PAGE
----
The Importance of Sound
Hearing can soothe and comfort.The snapping of logs in the fireplace,the gossipy whisper of a broom,the inquisitive wheeze of a drawer opening —all are savored sounds that make us feel at home.In a well-loved home,every chair produced a different,recognizable creak,every window a different click, groan or squeak.
The kitchen by itself is a source of many pleasing sounds.Every place, every event has a sound dimension.The sense of hearing can perhaps be restored to modern man if he better understands its worth and how it works.Most people would be surprised to discover how far the sense can be pushed by cultivation.At a friend’s house recently,my wife opened her purse and some coins spilled out,one after another, onto the floor.“Three quarters, two dimes,a nickel and three pennies,”said our host as he came in from the next room.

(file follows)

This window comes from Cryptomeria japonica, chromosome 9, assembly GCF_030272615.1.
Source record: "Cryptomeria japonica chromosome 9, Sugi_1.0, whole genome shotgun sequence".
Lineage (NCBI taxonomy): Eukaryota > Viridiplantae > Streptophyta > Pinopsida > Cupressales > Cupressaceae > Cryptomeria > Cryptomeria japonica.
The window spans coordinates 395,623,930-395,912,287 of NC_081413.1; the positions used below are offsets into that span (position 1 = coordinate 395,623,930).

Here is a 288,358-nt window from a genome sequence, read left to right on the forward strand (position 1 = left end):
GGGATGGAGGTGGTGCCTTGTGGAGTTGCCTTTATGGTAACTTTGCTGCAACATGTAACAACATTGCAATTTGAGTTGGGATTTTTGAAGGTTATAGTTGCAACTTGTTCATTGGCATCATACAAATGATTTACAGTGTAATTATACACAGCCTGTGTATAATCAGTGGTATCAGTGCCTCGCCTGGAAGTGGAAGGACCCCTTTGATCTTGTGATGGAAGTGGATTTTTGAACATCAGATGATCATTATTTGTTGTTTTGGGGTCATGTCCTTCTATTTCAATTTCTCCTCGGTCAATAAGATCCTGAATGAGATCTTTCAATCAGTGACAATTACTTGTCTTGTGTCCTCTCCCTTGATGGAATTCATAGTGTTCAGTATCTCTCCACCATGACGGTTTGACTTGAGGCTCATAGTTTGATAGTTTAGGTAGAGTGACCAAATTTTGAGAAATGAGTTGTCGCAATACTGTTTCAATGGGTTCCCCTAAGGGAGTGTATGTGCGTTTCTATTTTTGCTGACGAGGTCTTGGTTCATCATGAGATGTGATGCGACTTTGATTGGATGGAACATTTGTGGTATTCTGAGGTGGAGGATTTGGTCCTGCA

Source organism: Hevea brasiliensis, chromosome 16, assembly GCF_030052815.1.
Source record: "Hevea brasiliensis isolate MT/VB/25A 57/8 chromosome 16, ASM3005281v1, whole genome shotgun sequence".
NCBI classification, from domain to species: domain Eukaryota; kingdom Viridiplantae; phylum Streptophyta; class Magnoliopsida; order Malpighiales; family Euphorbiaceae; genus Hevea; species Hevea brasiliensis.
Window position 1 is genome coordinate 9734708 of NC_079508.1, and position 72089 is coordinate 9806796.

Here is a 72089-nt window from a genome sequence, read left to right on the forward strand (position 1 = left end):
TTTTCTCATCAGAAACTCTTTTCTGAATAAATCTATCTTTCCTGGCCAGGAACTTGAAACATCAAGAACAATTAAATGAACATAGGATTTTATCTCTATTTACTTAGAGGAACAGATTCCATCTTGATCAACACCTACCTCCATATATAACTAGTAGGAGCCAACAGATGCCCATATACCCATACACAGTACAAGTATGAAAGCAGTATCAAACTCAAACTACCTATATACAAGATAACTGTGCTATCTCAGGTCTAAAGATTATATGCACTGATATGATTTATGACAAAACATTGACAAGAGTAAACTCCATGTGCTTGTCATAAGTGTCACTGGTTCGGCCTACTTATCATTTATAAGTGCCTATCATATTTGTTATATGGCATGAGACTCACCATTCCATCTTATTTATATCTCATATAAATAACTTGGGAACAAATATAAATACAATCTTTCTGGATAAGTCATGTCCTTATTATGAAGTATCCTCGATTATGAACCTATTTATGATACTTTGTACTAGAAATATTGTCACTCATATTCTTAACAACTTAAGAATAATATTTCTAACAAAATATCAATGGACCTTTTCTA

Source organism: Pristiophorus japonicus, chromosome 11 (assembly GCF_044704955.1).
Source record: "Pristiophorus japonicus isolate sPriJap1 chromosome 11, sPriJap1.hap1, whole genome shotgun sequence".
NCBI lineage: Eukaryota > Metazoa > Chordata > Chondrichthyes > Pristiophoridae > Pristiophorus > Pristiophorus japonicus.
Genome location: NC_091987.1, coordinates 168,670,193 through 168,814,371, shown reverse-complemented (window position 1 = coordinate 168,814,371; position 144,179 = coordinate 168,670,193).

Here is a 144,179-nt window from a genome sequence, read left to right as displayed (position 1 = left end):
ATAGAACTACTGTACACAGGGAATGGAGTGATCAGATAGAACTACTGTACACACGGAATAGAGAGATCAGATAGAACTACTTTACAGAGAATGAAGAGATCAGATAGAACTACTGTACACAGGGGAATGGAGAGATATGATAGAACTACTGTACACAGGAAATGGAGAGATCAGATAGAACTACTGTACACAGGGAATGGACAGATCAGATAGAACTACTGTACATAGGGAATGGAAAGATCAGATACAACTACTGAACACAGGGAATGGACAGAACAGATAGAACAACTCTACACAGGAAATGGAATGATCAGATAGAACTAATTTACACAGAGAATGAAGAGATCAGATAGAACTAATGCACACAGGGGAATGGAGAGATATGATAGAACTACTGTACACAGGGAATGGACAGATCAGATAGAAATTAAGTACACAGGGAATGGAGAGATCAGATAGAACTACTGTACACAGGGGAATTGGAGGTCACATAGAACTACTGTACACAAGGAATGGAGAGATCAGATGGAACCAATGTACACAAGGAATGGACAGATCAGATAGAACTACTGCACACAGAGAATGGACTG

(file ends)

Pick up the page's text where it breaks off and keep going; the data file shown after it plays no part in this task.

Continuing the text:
And as an afterthought:“One of the quarters is silver.”He was right, down to the last penny.“How did you do it?” we asked.“Try it yourself.” he said.We did, and with a little practice we found it easy.Curiously, evidence indicates that people need sound.When we are lost in thought,we involuntarily drum with our fingers or tap with a pencil —a reminder that we are still surrounded by a world outside ourselves.
Just cutting down reflected sound can produce some odd results.The nearest thing on earth to the silence of outer space,for example, is the “anechoic chamber”at the Bell Telephone Laboratories in Burray Hills, N.J.,which is lined with material that absorbs 99.98% of all reflected sound.Men who have remained in the room for more than an hour report that they feel nervous and out of touch with reality.